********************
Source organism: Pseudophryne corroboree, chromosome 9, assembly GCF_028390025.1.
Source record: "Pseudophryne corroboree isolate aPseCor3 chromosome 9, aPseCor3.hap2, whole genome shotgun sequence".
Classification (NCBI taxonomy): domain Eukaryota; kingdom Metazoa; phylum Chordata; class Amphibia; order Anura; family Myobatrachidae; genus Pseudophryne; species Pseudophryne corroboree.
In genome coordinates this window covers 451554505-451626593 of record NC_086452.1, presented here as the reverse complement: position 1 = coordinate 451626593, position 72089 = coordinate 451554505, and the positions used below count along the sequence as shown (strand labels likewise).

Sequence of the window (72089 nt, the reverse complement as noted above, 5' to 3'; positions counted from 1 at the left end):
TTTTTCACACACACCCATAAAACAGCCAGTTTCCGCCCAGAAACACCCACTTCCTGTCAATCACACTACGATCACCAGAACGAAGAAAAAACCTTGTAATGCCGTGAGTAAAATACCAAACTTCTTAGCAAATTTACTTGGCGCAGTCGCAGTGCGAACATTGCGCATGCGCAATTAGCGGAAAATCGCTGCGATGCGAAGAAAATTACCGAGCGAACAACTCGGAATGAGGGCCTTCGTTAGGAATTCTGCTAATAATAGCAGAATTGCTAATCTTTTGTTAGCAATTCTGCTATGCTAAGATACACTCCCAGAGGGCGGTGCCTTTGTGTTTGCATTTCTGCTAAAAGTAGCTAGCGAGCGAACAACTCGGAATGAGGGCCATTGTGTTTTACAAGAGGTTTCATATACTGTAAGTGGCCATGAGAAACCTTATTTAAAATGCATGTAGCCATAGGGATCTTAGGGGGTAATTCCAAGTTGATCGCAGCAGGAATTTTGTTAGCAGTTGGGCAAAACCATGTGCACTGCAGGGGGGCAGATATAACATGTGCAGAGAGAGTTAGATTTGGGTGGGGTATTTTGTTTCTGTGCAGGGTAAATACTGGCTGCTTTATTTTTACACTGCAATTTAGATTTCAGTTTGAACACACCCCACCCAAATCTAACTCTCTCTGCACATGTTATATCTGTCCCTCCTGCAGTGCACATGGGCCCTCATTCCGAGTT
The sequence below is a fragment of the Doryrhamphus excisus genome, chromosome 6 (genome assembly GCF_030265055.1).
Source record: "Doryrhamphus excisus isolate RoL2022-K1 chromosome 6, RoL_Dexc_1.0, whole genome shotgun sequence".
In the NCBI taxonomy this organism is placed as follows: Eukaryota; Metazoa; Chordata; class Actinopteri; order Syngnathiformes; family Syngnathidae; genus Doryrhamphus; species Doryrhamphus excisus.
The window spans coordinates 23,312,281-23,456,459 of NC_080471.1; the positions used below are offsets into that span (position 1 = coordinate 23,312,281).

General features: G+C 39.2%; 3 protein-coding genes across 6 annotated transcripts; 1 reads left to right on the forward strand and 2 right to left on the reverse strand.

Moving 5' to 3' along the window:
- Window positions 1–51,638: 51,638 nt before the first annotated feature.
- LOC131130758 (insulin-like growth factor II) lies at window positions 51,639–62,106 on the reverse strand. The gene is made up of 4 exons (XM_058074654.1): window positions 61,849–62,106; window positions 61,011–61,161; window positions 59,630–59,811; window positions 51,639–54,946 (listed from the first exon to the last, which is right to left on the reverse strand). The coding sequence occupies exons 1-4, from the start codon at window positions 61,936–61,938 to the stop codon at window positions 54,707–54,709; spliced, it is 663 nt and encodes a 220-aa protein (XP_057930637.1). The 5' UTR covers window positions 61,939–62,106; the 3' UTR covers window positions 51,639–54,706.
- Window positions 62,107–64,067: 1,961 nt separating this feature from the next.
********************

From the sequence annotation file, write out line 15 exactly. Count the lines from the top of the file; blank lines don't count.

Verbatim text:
- Window positions 62,107–64,067: 1,961 nt separating this feature from the next.